"So when I looked at the rest of the colleges, I thought who could beat North Carolina? And [the] University of Florida, I thought had the best chance of doing that," said Wambach.
"So my freshman year, I show up on campus, and we're able to get to the finals. To play guess lo and behold, University of North Carolina. And what do you think happened? We kick their ass."
The Gators did end up defeating the Tar Heels in the 1998 National Championship, she got her revenge.
"I think that it was like revenge is very sweet. And also, you know, when you make that choice, I was 18 years old. I was a kid. I mean, I had no world experience. But I felt like oh, this is something that I can put my focus and energy towards. I'm going to just throw all of my cards on the table, and I'm going to go for it."
This experience, winning the National Championship, would build the foundation for what Wambach would be thought of later in her career, one of the greatest women soccer players to ever travel the globe.
It gave her the drive and ability to take risks on and off the field. She explained that if perhaps Florida didn't win the game she might have been more cautious moving forward.
"But for me, obviously, it feels feel so gratifying especially because that the year before I lost in the state championship game, so I had a lot to prove that that freshman year."
The first and only coach at UF for women's soccer, Becky Burleigh, has officially retired. She coached Wambach for the four years that she was at the university and has left a lasting impression on the Olympic Gold Medalist.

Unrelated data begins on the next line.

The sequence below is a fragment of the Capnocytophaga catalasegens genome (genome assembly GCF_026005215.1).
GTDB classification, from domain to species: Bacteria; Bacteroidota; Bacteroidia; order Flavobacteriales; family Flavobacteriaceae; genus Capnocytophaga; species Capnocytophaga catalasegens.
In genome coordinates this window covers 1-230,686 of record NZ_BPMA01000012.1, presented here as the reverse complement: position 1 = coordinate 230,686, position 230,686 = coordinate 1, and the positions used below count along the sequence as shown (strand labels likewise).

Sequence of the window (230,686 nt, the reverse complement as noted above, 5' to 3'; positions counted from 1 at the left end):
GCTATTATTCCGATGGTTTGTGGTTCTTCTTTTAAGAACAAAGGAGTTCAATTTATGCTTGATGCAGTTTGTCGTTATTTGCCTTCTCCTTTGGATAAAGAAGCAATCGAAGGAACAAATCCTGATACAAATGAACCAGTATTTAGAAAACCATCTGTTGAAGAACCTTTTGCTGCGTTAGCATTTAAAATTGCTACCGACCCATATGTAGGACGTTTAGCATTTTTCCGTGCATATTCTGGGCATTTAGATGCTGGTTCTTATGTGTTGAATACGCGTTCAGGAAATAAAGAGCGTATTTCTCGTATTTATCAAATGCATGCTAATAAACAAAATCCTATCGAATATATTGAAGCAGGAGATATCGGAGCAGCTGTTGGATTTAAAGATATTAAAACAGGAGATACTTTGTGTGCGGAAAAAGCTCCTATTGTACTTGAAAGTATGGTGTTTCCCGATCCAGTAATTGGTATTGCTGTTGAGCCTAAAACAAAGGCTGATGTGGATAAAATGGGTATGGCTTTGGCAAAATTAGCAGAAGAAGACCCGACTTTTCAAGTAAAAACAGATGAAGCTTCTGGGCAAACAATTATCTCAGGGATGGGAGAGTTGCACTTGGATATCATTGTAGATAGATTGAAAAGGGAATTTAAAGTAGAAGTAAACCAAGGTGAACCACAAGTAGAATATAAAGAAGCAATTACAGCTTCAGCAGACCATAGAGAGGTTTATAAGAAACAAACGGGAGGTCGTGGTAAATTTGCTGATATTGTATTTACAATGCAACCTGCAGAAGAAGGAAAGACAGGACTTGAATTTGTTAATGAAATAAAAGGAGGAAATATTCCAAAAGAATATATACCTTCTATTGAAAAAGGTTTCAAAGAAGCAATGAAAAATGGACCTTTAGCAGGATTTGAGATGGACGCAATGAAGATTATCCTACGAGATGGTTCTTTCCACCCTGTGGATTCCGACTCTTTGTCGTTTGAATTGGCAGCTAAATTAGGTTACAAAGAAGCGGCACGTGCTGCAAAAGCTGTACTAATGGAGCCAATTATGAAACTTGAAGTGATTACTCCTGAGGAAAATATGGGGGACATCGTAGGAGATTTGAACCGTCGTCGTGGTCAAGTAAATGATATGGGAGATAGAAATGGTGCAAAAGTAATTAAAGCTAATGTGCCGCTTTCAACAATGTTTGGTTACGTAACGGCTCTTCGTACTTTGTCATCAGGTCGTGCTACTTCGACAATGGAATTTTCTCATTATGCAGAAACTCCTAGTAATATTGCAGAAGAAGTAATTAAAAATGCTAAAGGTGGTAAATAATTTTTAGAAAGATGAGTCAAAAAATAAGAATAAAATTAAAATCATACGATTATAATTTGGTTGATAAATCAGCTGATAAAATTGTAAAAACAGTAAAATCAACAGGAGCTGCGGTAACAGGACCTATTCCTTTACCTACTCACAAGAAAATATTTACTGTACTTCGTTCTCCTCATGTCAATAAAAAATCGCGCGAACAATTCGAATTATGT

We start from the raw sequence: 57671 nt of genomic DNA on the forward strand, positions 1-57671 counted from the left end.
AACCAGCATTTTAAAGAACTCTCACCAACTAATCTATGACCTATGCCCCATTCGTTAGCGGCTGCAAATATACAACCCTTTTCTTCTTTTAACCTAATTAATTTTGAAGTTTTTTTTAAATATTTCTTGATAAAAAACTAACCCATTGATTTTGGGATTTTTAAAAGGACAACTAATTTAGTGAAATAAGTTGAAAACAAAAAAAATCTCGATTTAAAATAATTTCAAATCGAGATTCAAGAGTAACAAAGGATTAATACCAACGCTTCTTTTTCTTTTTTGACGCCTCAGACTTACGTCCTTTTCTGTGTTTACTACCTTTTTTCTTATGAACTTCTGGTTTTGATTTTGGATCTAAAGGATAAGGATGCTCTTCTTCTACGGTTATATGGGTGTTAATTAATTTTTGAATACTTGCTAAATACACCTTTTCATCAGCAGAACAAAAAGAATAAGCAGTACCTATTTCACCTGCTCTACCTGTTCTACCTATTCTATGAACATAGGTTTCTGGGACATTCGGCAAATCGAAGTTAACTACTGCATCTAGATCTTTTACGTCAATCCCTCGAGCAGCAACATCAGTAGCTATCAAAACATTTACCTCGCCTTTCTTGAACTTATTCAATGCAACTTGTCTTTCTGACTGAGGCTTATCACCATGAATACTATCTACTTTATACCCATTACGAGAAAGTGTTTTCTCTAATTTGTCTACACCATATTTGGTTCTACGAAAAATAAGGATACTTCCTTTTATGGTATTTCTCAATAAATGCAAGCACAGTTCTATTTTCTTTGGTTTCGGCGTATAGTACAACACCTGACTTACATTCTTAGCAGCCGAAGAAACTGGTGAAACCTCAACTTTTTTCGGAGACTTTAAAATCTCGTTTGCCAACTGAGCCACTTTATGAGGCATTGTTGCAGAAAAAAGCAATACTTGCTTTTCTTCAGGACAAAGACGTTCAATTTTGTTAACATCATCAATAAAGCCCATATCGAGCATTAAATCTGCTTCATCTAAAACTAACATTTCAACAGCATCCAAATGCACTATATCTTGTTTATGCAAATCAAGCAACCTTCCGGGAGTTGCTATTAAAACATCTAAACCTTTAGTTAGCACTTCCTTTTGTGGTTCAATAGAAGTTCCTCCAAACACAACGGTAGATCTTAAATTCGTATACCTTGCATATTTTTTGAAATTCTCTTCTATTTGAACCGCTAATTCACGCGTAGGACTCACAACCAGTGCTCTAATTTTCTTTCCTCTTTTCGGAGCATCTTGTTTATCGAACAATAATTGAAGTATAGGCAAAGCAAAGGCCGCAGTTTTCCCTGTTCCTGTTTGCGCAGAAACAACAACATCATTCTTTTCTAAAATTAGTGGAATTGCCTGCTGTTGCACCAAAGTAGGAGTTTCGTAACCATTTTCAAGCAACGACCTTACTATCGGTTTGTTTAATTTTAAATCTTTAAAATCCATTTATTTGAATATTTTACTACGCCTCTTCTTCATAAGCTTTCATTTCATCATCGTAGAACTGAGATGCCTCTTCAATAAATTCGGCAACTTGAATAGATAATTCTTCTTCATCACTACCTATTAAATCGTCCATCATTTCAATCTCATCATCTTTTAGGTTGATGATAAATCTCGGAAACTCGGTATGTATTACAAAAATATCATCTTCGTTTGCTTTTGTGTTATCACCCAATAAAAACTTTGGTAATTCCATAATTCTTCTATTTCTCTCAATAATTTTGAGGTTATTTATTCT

"I think that she had the biggest impact probably of any women's sport at the University of Florida."
Early on in her career, Wambach was a "stubborn, know-it-all kid" she says.
"Looking back I feel like 'wow, I'm so grateful that she was my coach' because I was tough to the handle. I had a personality on me. And the fact that she was able to coach for so long and be successful for so long. I'm lucky that I got a chance with her."
In history, Florida has won 14 SEC team titles, 12 SEC tournament titles and the 1998 National Championship. Under Burleigh, Florida qualified for the NCAA Tournament in 22 out of the 25 seasons in the program's history. Burleigh's leadership and success will forever go down as one of the most successful in Florida history.
Wambach was a part of four of those years from 1998-01, setting school career records for goals (96), assists (50), points (242), game-winning goals (24) and hat tricks (10). She was the SEC Freshman of the Year and received first-team All-SEC selections for all four seasons. She would officially become a "Gator Great" in 2012.
"I still bleed orange and blue. And I'm so grateful because she stuck with me throughout my whole career as a national team player. She was there for my retirement."
While she was unable to be there for Burleigh's final match in Miami (Florida won 2-0), she will celebrate at some point in a different way.
"So proud. And so happy for Becky, my God. She coached for the Gators for over 20 years and as an actual Division 1 soccer coach for 30 plus years. She's dedicated her life to coaching women's soccer and the amount of human beings that she's physically had an impact on both, directly and indirectly, is immeasurable.
"Coaches are, for me, some of the most important mentors out in the world. And I'm so glad that Becky was one of mine."